Seventy-three-year-old Philip Nelson died this date, May 31st, in 1850 of Tuberculosis and was buried at Bethel Burying Ground. He lived with his wife and several adult children on south 8th Street between Catharine and Queen Streets in the Southwark section of the city. The Nelson family residence was one room where four adults lived. The rent was $7.50 a month and was four blocks away from BBG.
In the 1847 African American Census, Mr. Nelson reported his occupation as “Gentlemen’s Nurse.” It is unknown if he was employed at the time of his death. His obituary in the June 3, 1850, edition of the Public Ledger stated that he bore his illness “towards the last with Christian patience and resignation.”
Interestingly, the obituary also stated that Mr. Nelson was a member of the Dr. Henry Claggett family of Leesburg, Virginia, a white man and enslaver according to Federal Census records. Mr. Nelson, his spouse, and children were all born in Virginia.
Forty-five-year-old Mary Polk died this date, May 25th, in 1850 of a “congestive brain” and was buried at Bethel Burying Ground. The term “congestive brain” can mean several things, but is most commonly a catch-all phrase for a stroke. According to 1850 Federal Census and the 1847 African American Census, Ms. Polk was married and mother of a daughter Caroline (18) and two sons Richard (13) and William (16) who was appreciating as a barber. She lived with her family in a shanty/shack in the backyard of 11 Prune Street which would currently equate to 411 Locust Street just east of Washington Square. Her residence is marked with a red X on the 1840 map below.
Mary Polk worked as a washwoman earning approximately $1.40 a week while her husband earned $1.50 a week as a laborer, according to the 1847 African American Census. This family was living on approximately 35% of what the average Black working poor were earning. They were paying $3.00 a month for what W.E.B. DuBois termed a “backyard tenement.” A dilapidated one-room shed/shack without heat, sewer or water. For more on this type of housing and environment see DuBois’ “The Philadelphia Negro,” especially pages 307-09 and 293-95.
The Polks belonged to a beneficial society where they saved money probably toward burial expenses. The family worshiped at Bethel Church (now Mother Bethel AME).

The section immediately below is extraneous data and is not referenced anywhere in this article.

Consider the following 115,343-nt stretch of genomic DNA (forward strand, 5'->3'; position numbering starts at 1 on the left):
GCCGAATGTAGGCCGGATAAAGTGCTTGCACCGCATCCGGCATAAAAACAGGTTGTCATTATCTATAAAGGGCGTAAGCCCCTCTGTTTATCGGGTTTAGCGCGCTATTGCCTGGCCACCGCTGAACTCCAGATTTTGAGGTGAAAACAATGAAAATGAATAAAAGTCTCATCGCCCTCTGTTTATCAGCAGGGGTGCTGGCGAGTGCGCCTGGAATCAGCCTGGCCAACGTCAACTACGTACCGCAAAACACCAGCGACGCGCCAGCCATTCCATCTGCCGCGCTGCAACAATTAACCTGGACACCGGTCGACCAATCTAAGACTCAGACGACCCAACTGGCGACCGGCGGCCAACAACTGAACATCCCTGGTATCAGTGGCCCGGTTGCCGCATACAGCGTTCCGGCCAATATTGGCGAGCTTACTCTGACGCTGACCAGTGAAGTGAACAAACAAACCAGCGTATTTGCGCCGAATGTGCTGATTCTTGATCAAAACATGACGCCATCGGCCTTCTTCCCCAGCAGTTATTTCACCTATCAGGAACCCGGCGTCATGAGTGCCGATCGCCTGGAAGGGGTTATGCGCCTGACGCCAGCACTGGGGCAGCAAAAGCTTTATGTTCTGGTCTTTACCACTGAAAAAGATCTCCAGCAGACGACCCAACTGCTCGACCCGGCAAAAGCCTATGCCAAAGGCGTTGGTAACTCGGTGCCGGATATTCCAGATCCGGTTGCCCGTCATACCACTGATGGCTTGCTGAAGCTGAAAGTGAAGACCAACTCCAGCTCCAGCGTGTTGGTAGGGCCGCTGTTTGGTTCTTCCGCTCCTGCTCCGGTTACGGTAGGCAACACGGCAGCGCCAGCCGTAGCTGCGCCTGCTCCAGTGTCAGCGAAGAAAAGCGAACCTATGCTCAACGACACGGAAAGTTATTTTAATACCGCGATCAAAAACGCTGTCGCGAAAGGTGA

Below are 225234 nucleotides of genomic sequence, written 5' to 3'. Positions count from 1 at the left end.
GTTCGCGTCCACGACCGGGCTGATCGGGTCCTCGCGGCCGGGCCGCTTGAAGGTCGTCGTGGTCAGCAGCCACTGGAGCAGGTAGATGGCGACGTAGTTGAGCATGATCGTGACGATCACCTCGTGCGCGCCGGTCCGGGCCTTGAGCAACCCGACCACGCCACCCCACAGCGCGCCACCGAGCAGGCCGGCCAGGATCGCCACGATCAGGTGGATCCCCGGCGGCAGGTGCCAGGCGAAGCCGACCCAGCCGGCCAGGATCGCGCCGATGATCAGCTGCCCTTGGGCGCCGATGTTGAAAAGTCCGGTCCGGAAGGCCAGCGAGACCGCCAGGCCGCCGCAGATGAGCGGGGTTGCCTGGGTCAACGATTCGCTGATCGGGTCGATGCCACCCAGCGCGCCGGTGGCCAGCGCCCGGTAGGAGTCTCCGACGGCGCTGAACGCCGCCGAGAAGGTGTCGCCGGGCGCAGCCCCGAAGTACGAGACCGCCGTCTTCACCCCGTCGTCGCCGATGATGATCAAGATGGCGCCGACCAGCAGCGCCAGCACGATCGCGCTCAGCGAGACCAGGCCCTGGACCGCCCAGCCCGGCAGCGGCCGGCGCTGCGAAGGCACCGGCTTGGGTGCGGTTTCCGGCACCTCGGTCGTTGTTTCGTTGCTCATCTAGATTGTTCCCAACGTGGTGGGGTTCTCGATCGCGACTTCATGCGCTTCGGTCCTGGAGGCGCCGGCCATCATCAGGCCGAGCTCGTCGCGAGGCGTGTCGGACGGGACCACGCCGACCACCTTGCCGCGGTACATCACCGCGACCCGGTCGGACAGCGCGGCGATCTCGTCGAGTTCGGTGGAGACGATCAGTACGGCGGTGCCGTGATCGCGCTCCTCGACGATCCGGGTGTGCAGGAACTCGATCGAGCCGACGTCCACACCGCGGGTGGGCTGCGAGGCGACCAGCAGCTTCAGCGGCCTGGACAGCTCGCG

Twenty-four-year-old Mary Jane Laws died this date, May 21st, in 1848 of an intestinal disorder (Gastritis) and was buried at Bethel Burying Ground. Ms. Laws lived across the street from Mother Bethel Church on the corner of Little Pine St. (now Addison) and 6th Street.
The Laws’ residence would have been situated where the white car is pictured. Ms. Laws is one of a dozen of the Laws family (that we know of) that are buried at the Bethel Burying Ground. Stephen Laws was an original trustee of Mother Bethel who died in 1814 and was also buried at the Bethel Burying Ground.
Two-year-old Jeremiah Carpenter died this day, May 14th, in 1843 because of a convulsion and was buried at Bethel Burying Ground. The cause of the convulsion is not reported. His family lived at 92 Bedford street which is currently known as Kater Street. It runs between 6th & 7th between South and Bainbridge Streets. In 1843, Bainbridge was named Shippen Street. The baby’s father was William Carpenter and worked as a laborer according to the City Directory. I did not locate any information on the baby’s mother or siblings.
Bedford St. (now Kater) as it looks today. The Carpenter’s residence would have been on the right side of the street.
It is interesting to consider the possible experiences of the Carpenter family during the white supremacy violence of August 1-3, 1842. Unfortunately, their home was in the middle of some of the worst mob violence. The attack on Mother Bethel Church and the burning of Pennsylvania Hall are well known. Lesser acknowledge is the attacks on The Moyamensing Temperance Hall on Bedford Street near 8th Street only two blocks from the Carpenter residence. This new brick building, dedicated February 23, 1842, was the pride of the African American community. Alcoholism was devastating the community and this building and the organizing effort behind it was assisting in curbing the disease. This building became an instant threat to the vast Irish saloon business of Moyamensing, Southwark and the 7th Ward of Philadelphia. During the riot, there were two failed attempts to burn it down. What the mob failed to do the white city bureaucrats were more than happy to accomplish. A special grand jury ordered the building to be torn down because it was a “nuisance” and was in the interest of “public safety” simply because it existed. This occurred not two full blocks from the Carpenter’s home.
For further reading on this and the “race riots of the 19th century in Philadelphia see Noel Ignatiev’s “How the Irish Became White,” page 138.